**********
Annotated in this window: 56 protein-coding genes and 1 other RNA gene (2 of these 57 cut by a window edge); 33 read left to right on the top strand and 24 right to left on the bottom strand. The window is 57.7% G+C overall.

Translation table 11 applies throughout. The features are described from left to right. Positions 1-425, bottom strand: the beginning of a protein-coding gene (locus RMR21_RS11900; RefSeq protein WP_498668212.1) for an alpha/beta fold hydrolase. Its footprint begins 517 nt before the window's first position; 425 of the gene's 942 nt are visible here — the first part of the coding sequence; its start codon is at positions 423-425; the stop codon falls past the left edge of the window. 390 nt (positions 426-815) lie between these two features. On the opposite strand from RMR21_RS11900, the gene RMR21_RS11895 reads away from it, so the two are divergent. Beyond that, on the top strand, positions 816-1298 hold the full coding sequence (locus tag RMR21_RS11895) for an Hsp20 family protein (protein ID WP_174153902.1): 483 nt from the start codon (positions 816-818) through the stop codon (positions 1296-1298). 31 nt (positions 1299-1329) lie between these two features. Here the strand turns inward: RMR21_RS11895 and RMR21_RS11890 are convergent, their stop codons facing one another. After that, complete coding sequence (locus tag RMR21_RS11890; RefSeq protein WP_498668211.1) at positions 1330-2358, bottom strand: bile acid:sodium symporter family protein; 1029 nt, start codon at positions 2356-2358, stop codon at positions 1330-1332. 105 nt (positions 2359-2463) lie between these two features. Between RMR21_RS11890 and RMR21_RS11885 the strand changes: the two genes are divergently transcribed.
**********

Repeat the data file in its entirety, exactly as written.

Annotated in this window: 56 protein-coding genes and 1 other RNA gene (2 of these 57 cut by a window edge); 33 read left to right on the top strand and 24 right to left on the bottom strand. The window is 57.7% G+C overall.

Translation table 11 applies throughout. The features are described from left to right. Positions 1-425, bottom strand: the beginning of a protein-coding gene (locus RMR21_RS11900; RefSeq protein WP_498668212.1) for an alpha/beta fold hydrolase. Its footprint begins 517 nt before the window's first position; 425 of the gene's 942 nt are visible here — the first part of the coding sequence; its start codon is at positions 423-425; the stop codon falls past the left edge of the window. 390 nt (positions 426-815) lie between these two features. On the opposite strand from RMR21_RS11900, the gene RMR21_RS11895 reads away from it, so the two are divergent. Beyond that, on the top strand, positions 816-1298 hold the full coding sequence (locus tag RMR21_RS11895) for an Hsp20 family protein (protein ID WP_174153902.1): 483 nt from the start codon (positions 816-818) through the stop codon (positions 1296-1298). 31 nt (positions 1299-1329) lie between these two features. Here the strand turns inward: RMR21_RS11895 and RMR21_RS11890 are convergent, their stop codons facing one another. After that, complete coding sequence (locus tag RMR21_RS11890; RefSeq protein WP_498668211.1) at positions 1330-2358, bottom strand: bile acid:sodium symporter family protein; 1029 nt, start codon at positions 2356-2358, stop codon at positions 1330-1332. 105 nt (positions 2359-2463) lie between these two features. Between RMR21_RS11890 and RMR21_RS11885 the strand changes: the two genes are divergently transcribed.